The “other”—including, for example, the mentally ill, the developmentally delayed, the physically handicapped—is often vulnerable to mistreatment, neglect, and abuse. In my novel, Frieda fears and grieves for her endangered patients as well as her colleagues and fellow Jews left behind in Europe. We can only wonder how she might have responded, as a clinician and possibly an advocate, to some of the direct and indirect, intended and unintended, consequences of deinstitutionalization policies here in the States in the years following her death.
AS: In the acknowledgments, you write that the idea for the novel was sparked (pun intended) by a fire that burned down the hospital in which Fromm-Reichmann practiced. Please tell us a little more about that.
EPC: I lived for many years in Rockville, Maryland, just a few blocks from the Chestnut Lodge Hospital. Frieda Fromm-Reichmann truly put it on the map and practiced there during its prime in the mid-20th century. I worked at a clinic in Rockville, attended meetings at the Lodge, visited Frieda’s Cottage when it was restored. And woke up to the smell of smoke the day the by-then abandoned hospital burned in a fire—and Frieda’s Cottage survived. Loss and ruin, the mystery of the fire, the survival of the Cottage, intrigued and inspired me to begin what I thought would be a short story about the present-day inhabitants of the Cottage, Eliza and Nick, during and after the fire. As I wrote, Frieda’s lingering presence and importance to both Eliza and Nick became clear, and she became a character in her own right—spoke to me and demanded to be included. You never know when you are writing and imagining who will show up, do you?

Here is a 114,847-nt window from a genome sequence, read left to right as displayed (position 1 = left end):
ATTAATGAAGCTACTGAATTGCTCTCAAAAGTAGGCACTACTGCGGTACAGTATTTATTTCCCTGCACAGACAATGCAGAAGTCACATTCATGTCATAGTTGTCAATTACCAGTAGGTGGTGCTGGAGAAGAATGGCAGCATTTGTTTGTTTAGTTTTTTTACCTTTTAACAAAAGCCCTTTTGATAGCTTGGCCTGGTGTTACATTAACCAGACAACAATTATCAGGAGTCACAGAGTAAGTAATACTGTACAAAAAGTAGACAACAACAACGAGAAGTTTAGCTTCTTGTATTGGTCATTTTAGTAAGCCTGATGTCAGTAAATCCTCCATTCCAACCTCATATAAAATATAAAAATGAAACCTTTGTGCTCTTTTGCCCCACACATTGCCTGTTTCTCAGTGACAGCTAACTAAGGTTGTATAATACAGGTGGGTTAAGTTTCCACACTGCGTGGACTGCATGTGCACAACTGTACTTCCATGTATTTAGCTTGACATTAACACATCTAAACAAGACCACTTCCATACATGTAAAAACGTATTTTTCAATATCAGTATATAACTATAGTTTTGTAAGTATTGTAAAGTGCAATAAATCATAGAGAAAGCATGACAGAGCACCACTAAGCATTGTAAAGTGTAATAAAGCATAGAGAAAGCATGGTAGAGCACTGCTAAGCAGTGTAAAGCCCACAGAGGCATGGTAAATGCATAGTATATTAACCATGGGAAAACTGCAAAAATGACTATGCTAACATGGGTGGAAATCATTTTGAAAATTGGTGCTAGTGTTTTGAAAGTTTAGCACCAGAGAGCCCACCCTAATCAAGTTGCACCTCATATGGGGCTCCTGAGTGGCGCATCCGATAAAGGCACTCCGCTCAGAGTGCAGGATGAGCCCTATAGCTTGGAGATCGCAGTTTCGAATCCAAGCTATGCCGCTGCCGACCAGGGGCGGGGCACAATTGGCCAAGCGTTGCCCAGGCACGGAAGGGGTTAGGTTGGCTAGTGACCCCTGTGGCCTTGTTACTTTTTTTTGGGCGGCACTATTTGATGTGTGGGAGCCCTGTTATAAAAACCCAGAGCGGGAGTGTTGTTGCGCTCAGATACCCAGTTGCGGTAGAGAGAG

AS: Frieda’s voice is so distinctive from Eliza’s and Nick’s, it really is as if she is speaking directly through you. Did you write the narratives separately, or did it flow as if they were in conversation with each other?
EPC: The narratives evolved in relationship to each other, but sequentially. First, it was a short story, I thought, from Eliza’s point of view, in her voice, as a therapist, a mother. Her son Nick showed up and became a speaking, viewpoint character in his own right. Frieda was an absent presence at first, a photograph on the wall. But while I was at a residency at VCCA, she began to speak and became present, a voice through the invented journal Eliza discovers. From that point, it had to be three voices, in chorus if not conversation.
AS: As someone who grew up, and now lives, near Rockville, I loved learning about the town’s illustrious history, which you meticulously incorporated into the story. I especially admired how you transported us to Frieda’s 1930s era, and folded the pertinent local events of the time into the plot.
EPC: I love history, especially history that is close to places where I have lived. As a child I thought I might become a historian like my beloved great-aunt. My research process for this novel began before I ever knew I would write it. I lived with my husband and kids in an old house in Rockville, I visited other old houses in Rockville whenever one was for sale, and became involved in Peerless Rockville, the excellent historical society responsible for preserving both buildings and stories. I read, too, of course. The wonderful biography To Redeem One Person Is to Save the World: The Life of Frieda Fromm-Reichmann, by Gail Hornstein. Old newspapers. Histories of the war years in Rockville and DC.
I didn’t seek to interview people, though. There’s a way that I hold back from doing that—as it would be difficult for me to fictionalize stories from an interview, it would feel like appropriation, like breaking confidence (it’s a way in which my therapist ethics and my writer’s sensibility meld, I think, maybe to my disadvantage sometimes, but it gives a certain freedom to the imagination).
EPC: I have a new novel in progress, early stages and I’m superstitious about saying too much. But I am back in Pennsylvania this time, researching and imagining and beginning to write about a family of artists. It’s my favorite kind of project: nuggets of history and lots that’s not known. We’ll see.
Alice Stephens is the author of the novel Famous Adopted People, editor of Bloom, and a book reviewer and columnist for the Washington Independent Review of Books.